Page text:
A team of researchers from the University of Queensland (UQ) have identified exactly when new neurons become important for learning.

The report’s lead researcher, Dr Jana Vukovic, said that the study highlighted the importance of new neuron development.

“New neurons are continually produced in the brain, passing through a number of developmental stages before becoming fully mature,” Dr Vukovic said. 
“Using a genetic technique to delete immature neurons in animal models, we found they had great difficulty learning a new spatial task. 

“There are ways to encourage the production of new neurons – including physical exercise – to improve learning.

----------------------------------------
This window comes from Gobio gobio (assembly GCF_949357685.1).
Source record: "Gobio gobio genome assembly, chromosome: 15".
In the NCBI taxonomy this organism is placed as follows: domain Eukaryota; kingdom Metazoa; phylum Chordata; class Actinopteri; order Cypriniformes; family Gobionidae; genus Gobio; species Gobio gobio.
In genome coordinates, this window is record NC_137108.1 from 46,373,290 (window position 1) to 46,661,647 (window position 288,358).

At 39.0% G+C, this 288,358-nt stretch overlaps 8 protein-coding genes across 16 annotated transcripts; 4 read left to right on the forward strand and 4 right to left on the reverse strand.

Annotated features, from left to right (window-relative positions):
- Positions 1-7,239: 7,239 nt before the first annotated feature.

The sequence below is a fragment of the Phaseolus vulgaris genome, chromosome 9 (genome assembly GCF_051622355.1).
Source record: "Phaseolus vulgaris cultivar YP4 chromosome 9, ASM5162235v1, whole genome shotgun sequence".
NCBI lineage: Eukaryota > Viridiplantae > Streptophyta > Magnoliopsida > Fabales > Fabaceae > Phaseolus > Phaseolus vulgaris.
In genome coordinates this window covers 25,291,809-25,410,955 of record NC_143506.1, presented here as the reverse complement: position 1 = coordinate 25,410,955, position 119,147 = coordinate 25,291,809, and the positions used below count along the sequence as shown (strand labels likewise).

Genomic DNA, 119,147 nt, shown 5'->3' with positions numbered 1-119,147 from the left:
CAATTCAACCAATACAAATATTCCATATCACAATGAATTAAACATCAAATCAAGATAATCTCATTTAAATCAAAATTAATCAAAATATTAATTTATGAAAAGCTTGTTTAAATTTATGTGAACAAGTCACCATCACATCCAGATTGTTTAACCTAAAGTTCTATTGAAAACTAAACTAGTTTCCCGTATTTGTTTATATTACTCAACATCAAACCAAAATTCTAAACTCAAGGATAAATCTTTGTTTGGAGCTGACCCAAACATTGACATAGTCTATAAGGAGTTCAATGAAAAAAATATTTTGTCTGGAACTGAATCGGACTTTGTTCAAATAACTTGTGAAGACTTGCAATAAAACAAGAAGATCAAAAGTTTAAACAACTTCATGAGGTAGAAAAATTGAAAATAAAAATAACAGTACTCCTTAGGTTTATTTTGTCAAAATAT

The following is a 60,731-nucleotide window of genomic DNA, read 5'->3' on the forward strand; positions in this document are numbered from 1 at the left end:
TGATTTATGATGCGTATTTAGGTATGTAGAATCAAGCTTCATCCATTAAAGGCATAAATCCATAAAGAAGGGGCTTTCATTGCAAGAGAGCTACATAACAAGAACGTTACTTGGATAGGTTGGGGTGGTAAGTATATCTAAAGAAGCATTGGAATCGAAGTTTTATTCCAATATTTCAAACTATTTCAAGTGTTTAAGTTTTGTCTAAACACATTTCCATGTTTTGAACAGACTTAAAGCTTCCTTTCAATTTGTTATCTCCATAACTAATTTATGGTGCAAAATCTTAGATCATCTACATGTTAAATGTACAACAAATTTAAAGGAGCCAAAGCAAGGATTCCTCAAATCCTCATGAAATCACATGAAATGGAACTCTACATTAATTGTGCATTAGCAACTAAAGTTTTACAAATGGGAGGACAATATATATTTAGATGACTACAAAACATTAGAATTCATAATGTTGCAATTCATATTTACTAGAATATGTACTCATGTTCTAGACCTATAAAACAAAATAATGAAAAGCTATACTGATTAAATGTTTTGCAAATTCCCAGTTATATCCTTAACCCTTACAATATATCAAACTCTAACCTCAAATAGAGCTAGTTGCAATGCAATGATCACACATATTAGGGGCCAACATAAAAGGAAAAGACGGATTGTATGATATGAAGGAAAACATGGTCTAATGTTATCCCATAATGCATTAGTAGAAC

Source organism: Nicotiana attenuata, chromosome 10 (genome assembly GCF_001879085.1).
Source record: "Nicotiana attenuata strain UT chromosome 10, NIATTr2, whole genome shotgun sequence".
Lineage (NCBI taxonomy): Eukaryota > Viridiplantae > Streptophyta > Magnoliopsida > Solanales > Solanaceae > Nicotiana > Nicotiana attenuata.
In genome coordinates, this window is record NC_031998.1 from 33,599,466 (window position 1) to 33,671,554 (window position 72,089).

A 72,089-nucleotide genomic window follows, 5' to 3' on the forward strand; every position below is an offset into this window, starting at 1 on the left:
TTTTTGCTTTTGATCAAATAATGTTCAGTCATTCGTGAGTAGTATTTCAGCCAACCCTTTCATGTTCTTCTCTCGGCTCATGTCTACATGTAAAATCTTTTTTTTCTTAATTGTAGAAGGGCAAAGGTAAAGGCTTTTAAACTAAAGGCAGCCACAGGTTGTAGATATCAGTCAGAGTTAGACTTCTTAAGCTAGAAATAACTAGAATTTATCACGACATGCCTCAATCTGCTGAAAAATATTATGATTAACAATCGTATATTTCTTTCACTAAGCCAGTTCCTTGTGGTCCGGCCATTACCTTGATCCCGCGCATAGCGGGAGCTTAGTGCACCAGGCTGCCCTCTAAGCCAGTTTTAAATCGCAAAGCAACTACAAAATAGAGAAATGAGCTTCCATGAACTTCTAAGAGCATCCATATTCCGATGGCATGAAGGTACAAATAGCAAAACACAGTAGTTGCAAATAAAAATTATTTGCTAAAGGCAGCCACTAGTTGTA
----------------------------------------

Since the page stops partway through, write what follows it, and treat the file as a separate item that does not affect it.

“The new neurons appear particularly important for the brain to detect subtle but critical differences in the environment that can impact on the individual.” 

The report also found that immature neurons, born in the hippocampus region of the brain, are required for learning but not for the retrieval of past memories.

“On the other hand, if the animals needed to remember a task they had already mastered in the past, before these immature neurons were deleted, their ability to perform the task was the same – so, they've remembered the task they learned earlier,” Dr Vukovic said.